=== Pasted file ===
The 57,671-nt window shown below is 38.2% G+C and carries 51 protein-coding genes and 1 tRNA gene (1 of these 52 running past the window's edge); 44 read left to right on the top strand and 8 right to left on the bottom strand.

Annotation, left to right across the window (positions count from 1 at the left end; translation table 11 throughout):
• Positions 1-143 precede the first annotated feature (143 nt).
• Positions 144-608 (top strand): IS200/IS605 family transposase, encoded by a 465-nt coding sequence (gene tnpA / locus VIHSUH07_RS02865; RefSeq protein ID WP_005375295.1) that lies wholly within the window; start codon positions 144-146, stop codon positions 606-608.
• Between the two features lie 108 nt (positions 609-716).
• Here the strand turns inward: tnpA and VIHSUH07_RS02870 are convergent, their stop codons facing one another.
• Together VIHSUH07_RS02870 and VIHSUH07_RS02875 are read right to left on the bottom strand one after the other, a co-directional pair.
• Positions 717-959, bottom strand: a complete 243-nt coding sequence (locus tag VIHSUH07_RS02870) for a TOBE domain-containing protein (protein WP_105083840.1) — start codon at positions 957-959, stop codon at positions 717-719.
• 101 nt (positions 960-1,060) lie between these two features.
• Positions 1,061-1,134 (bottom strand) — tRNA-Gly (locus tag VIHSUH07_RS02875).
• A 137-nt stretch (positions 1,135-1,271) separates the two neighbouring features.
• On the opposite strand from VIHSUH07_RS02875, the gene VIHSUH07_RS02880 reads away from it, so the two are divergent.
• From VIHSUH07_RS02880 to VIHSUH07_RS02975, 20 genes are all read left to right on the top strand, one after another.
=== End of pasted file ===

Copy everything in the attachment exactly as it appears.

The 57,671-nt window shown below is 38.2% G+C and carries 51 protein-coding genes and 1 tRNA gene (1 of these 52 running past the window's edge); 44 read left to right on the top strand and 8 right to left on the bottom strand.

Annotation, left to right across the window (positions count from 1 at the left end; translation table 11 throughout):
• Positions 1-143 precede the first annotated feature (143 nt).
• Positions 144-608 (top strand): IS200/IS605 family transposase, encoded by a 465-nt coding sequence (gene tnpA / locus VIHSUH07_RS02865; RefSeq protein ID WP_005375295.1) that lies wholly within the window; start codon positions 144-146, stop codon positions 606-608.
• Between the two features lie 108 nt (positions 609-716).
• Here the strand turns inward: tnpA and VIHSUH07_RS02870 are convergent, their stop codons facing one another.
• Together VIHSUH07_RS02870 and VIHSUH07_RS02875 are read right to left on the bottom strand one after the other, a co-directional pair.
• Positions 717-959, bottom strand: a complete 243-nt coding sequence (locus tag VIHSUH07_RS02870) for a TOBE domain-containing protein (protein WP_105083840.1) — start codon at positions 957-959, stop codon at positions 717-719.
• 101 nt (positions 960-1,060) lie between these two features.
• Positions 1,061-1,134 (bottom strand) — tRNA-Gly (locus tag VIHSUH07_RS02875).
• A 137-nt stretch (positions 1,135-1,271) separates the two neighbouring features.
• On the opposite strand from VIHSUH07_RS02875, the gene VIHSUH07_RS02880 reads away from it, so the two are divergent.
• From VIHSUH07_RS02880 to VIHSUH07_RS02975, 20 genes are all read left to right on the top strand, one after another.